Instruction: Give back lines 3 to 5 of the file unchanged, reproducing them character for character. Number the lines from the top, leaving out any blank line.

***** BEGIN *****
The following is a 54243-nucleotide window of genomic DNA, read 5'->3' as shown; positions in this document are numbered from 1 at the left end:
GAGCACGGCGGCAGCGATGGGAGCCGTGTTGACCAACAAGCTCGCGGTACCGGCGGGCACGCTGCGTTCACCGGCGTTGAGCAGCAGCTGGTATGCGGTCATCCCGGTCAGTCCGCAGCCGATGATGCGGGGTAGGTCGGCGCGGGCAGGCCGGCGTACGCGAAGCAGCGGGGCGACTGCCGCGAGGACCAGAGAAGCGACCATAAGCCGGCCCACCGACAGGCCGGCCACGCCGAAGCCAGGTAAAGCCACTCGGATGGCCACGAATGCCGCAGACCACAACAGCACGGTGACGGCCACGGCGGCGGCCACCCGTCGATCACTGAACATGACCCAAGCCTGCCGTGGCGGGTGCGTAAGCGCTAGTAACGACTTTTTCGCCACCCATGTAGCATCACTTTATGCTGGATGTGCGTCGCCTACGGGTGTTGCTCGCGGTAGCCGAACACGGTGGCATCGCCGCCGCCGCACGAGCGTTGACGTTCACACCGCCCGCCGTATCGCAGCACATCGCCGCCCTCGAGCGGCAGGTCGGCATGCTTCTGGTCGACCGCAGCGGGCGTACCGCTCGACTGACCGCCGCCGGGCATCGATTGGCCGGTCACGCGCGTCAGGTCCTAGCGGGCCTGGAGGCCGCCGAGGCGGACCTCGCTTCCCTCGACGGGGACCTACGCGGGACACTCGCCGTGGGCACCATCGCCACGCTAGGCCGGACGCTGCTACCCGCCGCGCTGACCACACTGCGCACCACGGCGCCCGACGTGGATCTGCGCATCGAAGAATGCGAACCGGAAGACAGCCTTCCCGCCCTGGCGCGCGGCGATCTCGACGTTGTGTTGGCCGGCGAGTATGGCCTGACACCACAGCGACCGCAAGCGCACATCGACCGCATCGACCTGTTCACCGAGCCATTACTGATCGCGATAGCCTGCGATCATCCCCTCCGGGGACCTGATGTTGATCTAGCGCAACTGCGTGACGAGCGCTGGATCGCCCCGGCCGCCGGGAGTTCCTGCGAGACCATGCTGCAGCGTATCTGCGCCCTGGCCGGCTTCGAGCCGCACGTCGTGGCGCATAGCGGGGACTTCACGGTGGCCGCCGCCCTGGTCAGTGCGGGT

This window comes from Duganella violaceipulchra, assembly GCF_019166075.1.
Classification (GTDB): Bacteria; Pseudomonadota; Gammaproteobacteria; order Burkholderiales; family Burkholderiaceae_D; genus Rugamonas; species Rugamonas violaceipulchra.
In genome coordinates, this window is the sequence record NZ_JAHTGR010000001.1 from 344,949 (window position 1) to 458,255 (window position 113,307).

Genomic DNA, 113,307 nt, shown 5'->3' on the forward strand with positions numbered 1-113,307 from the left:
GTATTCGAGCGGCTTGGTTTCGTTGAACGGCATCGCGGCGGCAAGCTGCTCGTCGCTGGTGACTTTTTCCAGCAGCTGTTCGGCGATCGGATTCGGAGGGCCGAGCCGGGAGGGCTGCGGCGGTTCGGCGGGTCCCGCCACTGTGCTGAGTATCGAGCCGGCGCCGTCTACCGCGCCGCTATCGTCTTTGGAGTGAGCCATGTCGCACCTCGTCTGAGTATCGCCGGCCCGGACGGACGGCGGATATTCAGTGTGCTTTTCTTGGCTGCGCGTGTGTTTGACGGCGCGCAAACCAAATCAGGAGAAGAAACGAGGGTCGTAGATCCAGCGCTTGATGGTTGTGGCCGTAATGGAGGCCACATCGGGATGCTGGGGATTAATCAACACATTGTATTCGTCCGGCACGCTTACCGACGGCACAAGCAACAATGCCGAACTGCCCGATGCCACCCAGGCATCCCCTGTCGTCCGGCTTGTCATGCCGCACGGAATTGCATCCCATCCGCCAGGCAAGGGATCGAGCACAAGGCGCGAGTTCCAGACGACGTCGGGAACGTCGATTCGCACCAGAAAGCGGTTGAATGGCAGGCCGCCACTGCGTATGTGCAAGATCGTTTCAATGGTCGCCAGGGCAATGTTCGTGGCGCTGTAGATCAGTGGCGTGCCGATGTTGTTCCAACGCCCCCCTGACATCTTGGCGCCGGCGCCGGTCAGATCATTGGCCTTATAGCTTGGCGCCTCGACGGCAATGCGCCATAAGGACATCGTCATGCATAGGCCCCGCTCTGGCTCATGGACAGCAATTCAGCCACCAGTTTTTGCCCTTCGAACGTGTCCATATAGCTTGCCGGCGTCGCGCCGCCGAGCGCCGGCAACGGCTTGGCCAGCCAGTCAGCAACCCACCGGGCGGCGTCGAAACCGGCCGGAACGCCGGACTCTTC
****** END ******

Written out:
This window comes from Duganella violaceipulchra, assembly GCF_019166075.1.
Classification (GTDB): Bacteria; Pseudomonadota; Gammaproteobacteria; order Burkholderiales; family Burkholderiaceae_D; genus Rugamonas; species Rugamonas violaceipulchra.
In genome coordinates, this window is the sequence record NZ_JAHTGR010000001.1 from 344,949 (window position 1) to 458,255 (window position 113,307).